15 Great Superheroes Ruined By Cartoons

cartoons ruined heroes

Over the years, superheroes have come to be known just as much, if not more, for their animated selves as they are for their comics.  Capable of reaching a wider audience just by airing on television instead of requiring people to seek them out, cartoons are often everyone's first exposure to many heroes, from the popular to the obscure. They can shape our perceptions of these characters in a way that lasts the rest of our lives, which is why fans believe it to be so important that cartoons get their favorites right. But what happens when they don't? What happens when cartoons completely botch everything that makes a hero cool, or interesting?

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It happens more often than you think, and that's where CBR comes in, as we count down 15 times a cartoon completely ruined a superhero. For the purposes of this list, ruined can mean anything from a misunderstanding of the person behind the mask, the show itself just being completely and utterly terrible, or a series completely screwing up how that hero's powers work. We'll be picking different heroes from specific shows, so get ready to look at some of the worst interpretations of some of your favorite heroes.



In 2003 the Teen Titans cartoon caught on like wildfire. One of DC’s first series set outside of the popular Timm-verse, the Teen Titans cartoon allowed a young audience to get into the Wolfman/Perez Titans team for the first time ever. They learned to love the series’ anime-esque art style, expressive characters, and dramatic stories balanced with light humor.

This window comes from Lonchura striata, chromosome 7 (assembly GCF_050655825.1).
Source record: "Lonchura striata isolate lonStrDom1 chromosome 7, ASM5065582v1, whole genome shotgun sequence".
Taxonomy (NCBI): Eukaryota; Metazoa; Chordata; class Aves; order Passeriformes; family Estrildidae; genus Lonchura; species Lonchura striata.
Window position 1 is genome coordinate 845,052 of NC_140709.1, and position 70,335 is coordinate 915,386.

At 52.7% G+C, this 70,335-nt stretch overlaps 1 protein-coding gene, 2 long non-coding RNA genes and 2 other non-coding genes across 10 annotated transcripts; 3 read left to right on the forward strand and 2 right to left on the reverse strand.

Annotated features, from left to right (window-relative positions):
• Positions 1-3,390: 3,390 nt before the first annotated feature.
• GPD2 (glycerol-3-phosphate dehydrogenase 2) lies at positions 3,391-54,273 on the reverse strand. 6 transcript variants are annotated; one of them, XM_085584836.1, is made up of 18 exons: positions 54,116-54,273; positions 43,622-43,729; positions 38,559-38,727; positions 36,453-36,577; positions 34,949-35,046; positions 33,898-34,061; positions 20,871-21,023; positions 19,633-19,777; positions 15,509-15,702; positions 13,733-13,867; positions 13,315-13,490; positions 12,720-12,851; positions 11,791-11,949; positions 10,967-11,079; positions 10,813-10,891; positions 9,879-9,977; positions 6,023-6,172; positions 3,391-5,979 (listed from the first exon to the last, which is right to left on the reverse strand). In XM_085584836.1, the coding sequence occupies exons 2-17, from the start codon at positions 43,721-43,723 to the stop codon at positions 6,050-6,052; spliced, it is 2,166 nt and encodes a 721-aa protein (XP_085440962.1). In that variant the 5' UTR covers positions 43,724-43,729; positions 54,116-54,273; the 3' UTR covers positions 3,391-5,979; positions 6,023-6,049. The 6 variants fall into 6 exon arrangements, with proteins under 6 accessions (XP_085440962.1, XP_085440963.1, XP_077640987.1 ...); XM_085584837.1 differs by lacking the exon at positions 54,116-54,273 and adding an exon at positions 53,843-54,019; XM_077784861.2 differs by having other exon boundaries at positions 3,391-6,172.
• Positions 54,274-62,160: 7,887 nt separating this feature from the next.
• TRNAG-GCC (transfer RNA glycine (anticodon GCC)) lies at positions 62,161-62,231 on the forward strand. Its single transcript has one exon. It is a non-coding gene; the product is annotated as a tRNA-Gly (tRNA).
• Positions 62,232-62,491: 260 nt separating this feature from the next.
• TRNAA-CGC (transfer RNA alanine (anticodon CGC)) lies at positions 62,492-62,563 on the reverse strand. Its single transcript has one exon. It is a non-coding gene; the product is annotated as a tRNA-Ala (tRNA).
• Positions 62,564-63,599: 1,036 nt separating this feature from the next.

Of course, those fans were considerably less happy when the series made a comeback to Cartoon Network’s airwaves several years later in the form of Teen Titans Go, a series that cranked up the original’s trademark humor, pushing it into slapstick and becoming a parody of its original self. Even after four years on the air, fans remain split on this series and whether it’s damaged the characters forever or if it’s simply a fun alternate take on a beloved series.


Most people won’t even remember this series. It aired very briefly on MTV and existed in the margins between the first Spider-Man film in 2002 and the second in 2004. It had awkward CGI animation and was restricted from using most major Spider-Man villains just in case the films wanted to use them first.

For what it’s worth, Peter Parker isn’t particularly out of character in this series. He’s still the hero with hilariously bad luck, trying to balance his life as Spider-Man with having a social life and friends. The show is just…bad all around. It has to shy away from so much of what makes the Marvel Universe (or even just Spider-Man’s world) cool that it never gets a chance to breathe and do anything fun.


It’s kind of sad that one of the few animated series Superman has manages to butcher his character so thoroughly. Concerned that Superman was simply too powerful to be confronted with any believable threats, the creatives behind the series have gone on record as saying they intentionally tried to power the character down so he wouldn’t just easily stomp out anyone they threw at him.

Unfortunately, they managed to go too far in the other direction, making him often seem quite useless for someone called “The Man of Steel”. It’s not as bad as Justice League, where the writers mentioned they would have a villain take Supes out to show “how serious things were”, but that has the excuse of being an ensemble series. This series, focusing on Superman himself, saw him get taken out by everything from electricity to creations from Toyman, and that’s just disrespectful.